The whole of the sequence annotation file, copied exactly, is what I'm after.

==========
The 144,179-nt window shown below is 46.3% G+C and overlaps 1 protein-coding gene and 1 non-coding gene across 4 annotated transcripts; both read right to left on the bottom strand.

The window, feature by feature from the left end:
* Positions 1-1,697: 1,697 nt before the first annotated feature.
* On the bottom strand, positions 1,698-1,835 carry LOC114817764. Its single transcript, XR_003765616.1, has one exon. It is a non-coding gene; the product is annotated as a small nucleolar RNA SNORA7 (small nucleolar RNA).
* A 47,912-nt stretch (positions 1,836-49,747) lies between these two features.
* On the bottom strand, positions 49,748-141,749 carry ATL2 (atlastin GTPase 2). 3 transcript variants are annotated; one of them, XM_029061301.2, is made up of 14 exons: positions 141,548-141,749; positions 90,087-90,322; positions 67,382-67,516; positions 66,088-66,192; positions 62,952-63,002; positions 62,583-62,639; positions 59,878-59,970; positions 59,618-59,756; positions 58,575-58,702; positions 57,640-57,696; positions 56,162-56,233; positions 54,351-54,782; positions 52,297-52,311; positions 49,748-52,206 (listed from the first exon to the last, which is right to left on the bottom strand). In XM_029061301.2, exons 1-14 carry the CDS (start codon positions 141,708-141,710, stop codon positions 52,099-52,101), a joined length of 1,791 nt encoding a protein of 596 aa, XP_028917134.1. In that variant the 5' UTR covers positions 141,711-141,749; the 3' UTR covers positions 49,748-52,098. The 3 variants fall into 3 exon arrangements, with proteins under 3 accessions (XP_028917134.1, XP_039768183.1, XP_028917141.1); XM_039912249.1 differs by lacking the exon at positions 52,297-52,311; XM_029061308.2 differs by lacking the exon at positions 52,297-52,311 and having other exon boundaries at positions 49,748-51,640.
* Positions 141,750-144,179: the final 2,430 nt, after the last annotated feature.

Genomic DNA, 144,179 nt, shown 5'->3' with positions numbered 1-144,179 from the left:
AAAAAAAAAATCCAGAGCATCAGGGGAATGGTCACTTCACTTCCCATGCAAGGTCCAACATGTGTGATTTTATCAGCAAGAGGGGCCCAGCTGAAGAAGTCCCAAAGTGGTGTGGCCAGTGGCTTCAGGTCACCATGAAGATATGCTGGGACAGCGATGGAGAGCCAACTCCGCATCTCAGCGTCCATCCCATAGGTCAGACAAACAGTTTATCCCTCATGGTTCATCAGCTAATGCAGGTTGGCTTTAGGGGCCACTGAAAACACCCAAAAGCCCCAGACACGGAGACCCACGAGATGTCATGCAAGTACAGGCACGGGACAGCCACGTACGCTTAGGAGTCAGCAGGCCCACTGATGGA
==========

The 144,179-nt window shown below is 46.3% G+C and overlaps 1 protein-coding gene and 1 non-coding gene across 4 annotated transcripts; both read right to left on the bottom strand.

The window, feature by feature from the left end:
* Positions 1-1,697: 1,697 nt before the first annotated feature.
* On the bottom strand, positions 1,698-1,835 carry LOC114817764. Its single transcript, XR_003765616.1, has one exon. It is a non-coding gene; the product is annotated as a small nucleolar RNA SNORA7 (small nucleolar RNA).
* A 47,912-nt stretch (positions 1,836-49,747) lies between these two features.
* On the bottom strand, positions 49,748-141,749 carry ATL2 (atlastin GTPase 2). 3 transcript variants are annotated; one of them, XM_029061301.2, is made up of 14 exons: positions 141,548-141,749; positions 90,087-90,322; positions 67,382-67,516; positions 66,088-66,192; positions 62,952-63,002; positions 62,583-62,639; positions 59,878-59,970; positions 59,618-59,756; positions 58,575-58,702; positions 57,640-57,696; positions 56,162-56,233; positions 54,351-54,782; positions 52,297-52,311; positions 49,748-52,206 (listed from the first exon to the last, which is right to left on the bottom strand). In XM_029061301.2, exons 1-14 carry the CDS (start codon positions 141,708-141,710, stop codon positions 52,099-52,101), a joined length of 1,791 nt encoding a protein of 596 aa, XP_028917134.1. In that variant the 5' UTR covers positions 141,711-141,749; the 3' UTR covers positions 49,748-52,098. The 3 variants fall into 3 exon arrangements, with proteins under 3 accessions (XP_028917134.1, XP_039768183.1, XP_028917141.1); XM_039912249.1 differs by lacking the exon at positions 52,297-52,311; XM_029061308.2 differs by lacking the exon at positions 52,297-52,311 and having other exon boundaries at positions 49,748-51,640.
* Positions 141,750-144,179: the final 2,430 nt, after the last annotated feature.

Genomic DNA, 144,179 nt, shown 5'->3' with positions numbered 1-144,179 from the left:
AAAAAAAAAATCCAGAGCATCAGGGGAATGGTCACTTCACTTCCCATGCAAGGTCCAACATGTGTGATTTTATCAGCAAGAGGGGCCCAGCTGAAGAAGTCCCAAAGTGGTGTGGCCAGTGGCTTCAGGTCACCATGAAGATATGCTGGGACAGCGATGGAGAGCCAACTCCGCATCTCAGCGTCCATCCCATAGGTCAGACAAACAGTTTATCCCTCATGGTTCATCAGCTAATGCAGGTTGGCTTTAGGGGCCACTGAAAACACCCAAAAGCCCCAGACACGGAGACCCACGAGATGTCATGCAAGTACAGGCACGGGACAGCCACGTACGCTTAGGAGTCAGCAGGCCCACTGATGGA